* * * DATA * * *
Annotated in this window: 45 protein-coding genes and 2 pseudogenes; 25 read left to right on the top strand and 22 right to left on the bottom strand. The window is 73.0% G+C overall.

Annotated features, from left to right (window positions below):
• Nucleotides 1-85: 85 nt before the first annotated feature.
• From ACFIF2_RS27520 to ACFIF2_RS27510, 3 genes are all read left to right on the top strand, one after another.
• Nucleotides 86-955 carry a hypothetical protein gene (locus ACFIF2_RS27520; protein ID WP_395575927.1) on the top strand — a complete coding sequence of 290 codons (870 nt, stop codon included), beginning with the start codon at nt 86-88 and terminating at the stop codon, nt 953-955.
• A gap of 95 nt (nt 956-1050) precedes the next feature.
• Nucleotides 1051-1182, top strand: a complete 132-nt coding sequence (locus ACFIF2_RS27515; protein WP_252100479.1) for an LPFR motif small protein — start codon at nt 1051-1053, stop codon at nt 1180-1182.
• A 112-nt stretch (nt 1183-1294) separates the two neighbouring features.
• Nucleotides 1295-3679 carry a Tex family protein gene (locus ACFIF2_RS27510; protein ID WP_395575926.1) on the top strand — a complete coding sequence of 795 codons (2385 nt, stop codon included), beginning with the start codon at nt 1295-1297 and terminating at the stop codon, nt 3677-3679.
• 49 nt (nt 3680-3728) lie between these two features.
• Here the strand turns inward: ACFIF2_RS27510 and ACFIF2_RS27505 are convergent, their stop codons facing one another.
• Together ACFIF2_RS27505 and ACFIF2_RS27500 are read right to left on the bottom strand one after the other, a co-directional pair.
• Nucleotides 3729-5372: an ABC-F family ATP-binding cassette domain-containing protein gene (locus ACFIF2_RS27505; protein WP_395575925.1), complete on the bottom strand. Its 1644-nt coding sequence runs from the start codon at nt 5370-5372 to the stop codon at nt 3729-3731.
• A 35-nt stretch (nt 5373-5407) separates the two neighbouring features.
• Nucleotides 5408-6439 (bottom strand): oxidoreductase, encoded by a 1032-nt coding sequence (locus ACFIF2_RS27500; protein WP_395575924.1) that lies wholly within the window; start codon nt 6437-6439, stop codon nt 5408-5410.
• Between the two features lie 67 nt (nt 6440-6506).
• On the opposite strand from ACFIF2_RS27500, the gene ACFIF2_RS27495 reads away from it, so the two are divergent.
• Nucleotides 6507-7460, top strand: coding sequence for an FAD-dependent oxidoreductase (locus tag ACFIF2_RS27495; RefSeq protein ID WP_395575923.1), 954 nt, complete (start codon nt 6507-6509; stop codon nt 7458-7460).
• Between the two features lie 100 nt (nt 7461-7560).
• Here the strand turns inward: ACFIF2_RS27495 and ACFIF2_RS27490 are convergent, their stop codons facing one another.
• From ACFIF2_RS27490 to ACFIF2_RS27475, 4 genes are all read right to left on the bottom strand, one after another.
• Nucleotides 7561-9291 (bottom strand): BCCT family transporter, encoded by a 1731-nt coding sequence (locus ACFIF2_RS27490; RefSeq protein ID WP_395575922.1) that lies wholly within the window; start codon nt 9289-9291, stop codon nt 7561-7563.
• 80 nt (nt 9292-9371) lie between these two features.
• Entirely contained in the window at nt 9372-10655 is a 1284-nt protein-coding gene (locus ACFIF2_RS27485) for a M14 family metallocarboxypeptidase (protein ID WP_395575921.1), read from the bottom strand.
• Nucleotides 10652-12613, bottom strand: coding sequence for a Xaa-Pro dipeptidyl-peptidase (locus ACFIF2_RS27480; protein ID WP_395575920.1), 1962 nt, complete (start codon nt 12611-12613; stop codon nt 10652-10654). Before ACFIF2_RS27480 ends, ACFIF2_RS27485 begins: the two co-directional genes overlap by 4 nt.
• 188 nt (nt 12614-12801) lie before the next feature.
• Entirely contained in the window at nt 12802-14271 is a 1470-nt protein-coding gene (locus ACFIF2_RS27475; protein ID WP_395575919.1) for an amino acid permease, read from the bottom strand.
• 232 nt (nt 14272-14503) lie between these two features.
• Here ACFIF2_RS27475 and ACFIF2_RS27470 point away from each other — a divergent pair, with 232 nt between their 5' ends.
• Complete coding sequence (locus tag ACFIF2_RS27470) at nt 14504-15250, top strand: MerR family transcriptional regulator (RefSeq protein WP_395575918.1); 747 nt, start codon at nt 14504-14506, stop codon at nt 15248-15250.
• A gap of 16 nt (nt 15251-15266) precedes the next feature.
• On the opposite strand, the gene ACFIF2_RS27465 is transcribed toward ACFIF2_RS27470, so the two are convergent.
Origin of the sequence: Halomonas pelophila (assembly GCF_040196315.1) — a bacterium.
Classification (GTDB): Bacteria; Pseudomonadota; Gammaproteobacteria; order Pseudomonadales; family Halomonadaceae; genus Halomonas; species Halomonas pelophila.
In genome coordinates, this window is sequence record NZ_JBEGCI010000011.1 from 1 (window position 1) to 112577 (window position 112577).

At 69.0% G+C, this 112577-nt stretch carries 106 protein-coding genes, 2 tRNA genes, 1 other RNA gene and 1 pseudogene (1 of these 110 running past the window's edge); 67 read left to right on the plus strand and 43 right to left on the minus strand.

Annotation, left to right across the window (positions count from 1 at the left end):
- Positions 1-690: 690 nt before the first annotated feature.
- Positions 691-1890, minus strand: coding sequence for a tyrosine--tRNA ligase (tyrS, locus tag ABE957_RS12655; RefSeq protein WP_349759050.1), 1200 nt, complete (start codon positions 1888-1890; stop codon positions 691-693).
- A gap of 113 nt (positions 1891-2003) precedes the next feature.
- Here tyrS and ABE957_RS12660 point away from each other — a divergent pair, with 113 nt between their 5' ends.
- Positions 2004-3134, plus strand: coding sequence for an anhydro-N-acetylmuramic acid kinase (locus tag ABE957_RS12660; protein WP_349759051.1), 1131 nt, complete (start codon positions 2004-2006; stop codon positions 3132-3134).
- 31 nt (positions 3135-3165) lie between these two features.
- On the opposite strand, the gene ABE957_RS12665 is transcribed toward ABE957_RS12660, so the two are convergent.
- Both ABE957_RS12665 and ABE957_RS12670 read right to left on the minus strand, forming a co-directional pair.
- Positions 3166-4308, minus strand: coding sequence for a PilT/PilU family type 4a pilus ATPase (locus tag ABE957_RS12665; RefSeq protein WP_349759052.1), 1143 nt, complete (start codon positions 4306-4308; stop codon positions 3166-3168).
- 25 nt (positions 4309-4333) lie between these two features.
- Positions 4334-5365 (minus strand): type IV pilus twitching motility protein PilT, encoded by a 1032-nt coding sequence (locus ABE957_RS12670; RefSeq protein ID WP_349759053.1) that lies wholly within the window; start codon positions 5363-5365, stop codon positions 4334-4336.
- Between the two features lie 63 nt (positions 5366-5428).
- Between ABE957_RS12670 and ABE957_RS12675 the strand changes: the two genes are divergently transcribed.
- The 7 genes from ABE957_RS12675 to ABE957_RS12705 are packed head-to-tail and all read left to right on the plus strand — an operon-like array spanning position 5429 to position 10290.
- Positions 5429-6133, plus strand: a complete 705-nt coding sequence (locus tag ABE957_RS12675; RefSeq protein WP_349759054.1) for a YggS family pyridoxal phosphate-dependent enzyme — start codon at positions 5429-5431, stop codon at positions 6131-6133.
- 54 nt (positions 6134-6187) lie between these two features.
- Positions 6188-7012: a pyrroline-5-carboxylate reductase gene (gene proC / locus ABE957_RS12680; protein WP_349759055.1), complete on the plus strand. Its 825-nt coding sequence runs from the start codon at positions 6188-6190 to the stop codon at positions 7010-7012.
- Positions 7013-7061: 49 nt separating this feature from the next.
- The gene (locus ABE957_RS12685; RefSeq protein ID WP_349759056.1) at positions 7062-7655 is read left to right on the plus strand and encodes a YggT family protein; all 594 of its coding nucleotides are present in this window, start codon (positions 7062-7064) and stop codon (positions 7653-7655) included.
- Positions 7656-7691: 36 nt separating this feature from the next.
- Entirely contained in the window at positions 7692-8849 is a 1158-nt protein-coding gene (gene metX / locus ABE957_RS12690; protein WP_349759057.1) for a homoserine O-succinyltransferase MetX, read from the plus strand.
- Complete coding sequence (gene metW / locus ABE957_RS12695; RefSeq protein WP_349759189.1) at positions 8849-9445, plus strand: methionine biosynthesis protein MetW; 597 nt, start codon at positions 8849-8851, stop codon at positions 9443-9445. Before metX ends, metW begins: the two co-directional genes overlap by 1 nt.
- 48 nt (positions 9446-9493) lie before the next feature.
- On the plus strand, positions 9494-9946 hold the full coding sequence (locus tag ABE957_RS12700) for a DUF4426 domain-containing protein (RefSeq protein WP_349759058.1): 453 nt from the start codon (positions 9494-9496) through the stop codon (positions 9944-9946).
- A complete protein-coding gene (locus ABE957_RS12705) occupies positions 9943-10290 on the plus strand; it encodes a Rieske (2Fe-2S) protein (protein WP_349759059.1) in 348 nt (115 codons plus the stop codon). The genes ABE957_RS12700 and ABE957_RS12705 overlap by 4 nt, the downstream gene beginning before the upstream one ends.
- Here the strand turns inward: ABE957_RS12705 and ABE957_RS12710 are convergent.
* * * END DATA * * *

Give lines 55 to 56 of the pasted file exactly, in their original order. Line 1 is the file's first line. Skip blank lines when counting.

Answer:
- Positions 7013-7061: 49 nt separating this feature from the next.
- The gene (locus ABE957_RS12685; RefSeq protein ID WP_349759056.1) at positions 7062-7655 is read left to right on the plus strand and encodes a YggT family protein; all 594 of its coding nucleotides are present in this window, start codon (positions 7062-7064) and stop codon (positions 7653-7655) included.